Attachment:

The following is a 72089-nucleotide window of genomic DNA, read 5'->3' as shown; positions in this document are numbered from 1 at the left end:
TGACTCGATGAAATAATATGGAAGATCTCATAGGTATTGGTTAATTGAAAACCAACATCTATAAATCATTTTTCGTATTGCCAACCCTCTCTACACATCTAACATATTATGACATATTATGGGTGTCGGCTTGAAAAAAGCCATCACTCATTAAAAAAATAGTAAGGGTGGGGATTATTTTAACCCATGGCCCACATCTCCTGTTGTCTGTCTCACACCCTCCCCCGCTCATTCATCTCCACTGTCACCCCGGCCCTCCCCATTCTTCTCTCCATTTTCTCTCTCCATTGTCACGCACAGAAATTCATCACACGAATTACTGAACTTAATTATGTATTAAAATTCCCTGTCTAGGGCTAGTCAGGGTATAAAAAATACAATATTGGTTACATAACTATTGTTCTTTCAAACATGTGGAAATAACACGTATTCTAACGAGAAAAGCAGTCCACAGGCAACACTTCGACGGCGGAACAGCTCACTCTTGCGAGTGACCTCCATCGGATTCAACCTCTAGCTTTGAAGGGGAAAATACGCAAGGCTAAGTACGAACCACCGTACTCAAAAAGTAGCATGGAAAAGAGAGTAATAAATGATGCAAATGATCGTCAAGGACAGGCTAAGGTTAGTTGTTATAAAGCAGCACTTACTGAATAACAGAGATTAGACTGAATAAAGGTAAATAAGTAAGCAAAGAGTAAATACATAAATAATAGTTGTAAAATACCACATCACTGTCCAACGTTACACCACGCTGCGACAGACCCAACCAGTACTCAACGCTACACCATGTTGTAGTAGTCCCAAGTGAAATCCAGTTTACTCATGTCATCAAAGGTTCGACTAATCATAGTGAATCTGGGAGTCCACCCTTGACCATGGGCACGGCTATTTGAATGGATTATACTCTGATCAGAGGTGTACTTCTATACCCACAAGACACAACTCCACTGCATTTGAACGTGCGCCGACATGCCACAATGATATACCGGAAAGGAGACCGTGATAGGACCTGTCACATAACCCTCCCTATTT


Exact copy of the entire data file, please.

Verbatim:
The following is a 72089-nucleotide window of genomic DNA, read 5'->3' as shown; positions in this document are numbered from 1 at the left end:
TGACTCGATGAAATAATATGGAAGATCTCATAGGTATTGGTTAATTGAAAACCAACATCTATAAATCATTTTTCGTATTGCCAACCCTCTCTACACATCTAACATATTATGACATATTATGGGTGTCGGCTTGAAAAAAGCCATCACTCATTAAAAAAATAGTAAGGGTGGGGATTATTTTAACCCATGGCCCACATCTCCTGTTGTCTGTCTCACACCCTCCCCCGCTCATTCATCTCCACTGTCACCCCGGCCCTCCCCATTCTTCTCTCCATTTTCTCTCTCCATTGTCACGCACAGAAATTCATCACACGAATTACTGAACTTAATTATGTATTAAAATTCCCTGTCTAGGGCTAGTCAGGGTATAAAAAATACAATATTGGTTACATAACTATTGTTCTTTCAAACATGTGGAAATAACACGTATTCTAACGAGAAAAGCAGTCCACAGGCAACACTTCGACGGCGGAACAGCTCACTCTTGCGAGTGACCTCCATCGGATTCAACCTCTAGCTTTGAAGGGGAAAATACGCAAGGCTAAGTACGAACCACCGTACTCAAAAAGTAGCATGGAAAAGAGAGTAATAAATGATGCAAATGATCGTCAAGGACAGGCTAAGGTTAGTTGTTATAAAGCAGCACTTACTGAATAACAGAGATTAGACTGAATAAAGGTAAATAAGTAAGCAAAGAGTAAATACATAAATAATAGTTGTAAAATACCACATCACTGTCCAACGTTACACCACGCTGCGACAGACCCAACCAGTACTCAACGCTACACCATGTTGTAGTAGTCCCAAGTGAAATCCAGTTTACTCATGTCATCAAAGGTTCGACTAATCATAGTGAATCTGGGAGTCCACCCTTGACCATGGGCACGGCTATTTGAATGGATTATACTCTGATCAGAGGTGTACTTCTATACCCACAAGACACAACTCCACTGCATTTGAACGTGCGCCGACATGCCACAATGATATACCGGAAAGGAGACCGTGATAGGACCTGTCACATAACCCTCCCTATTT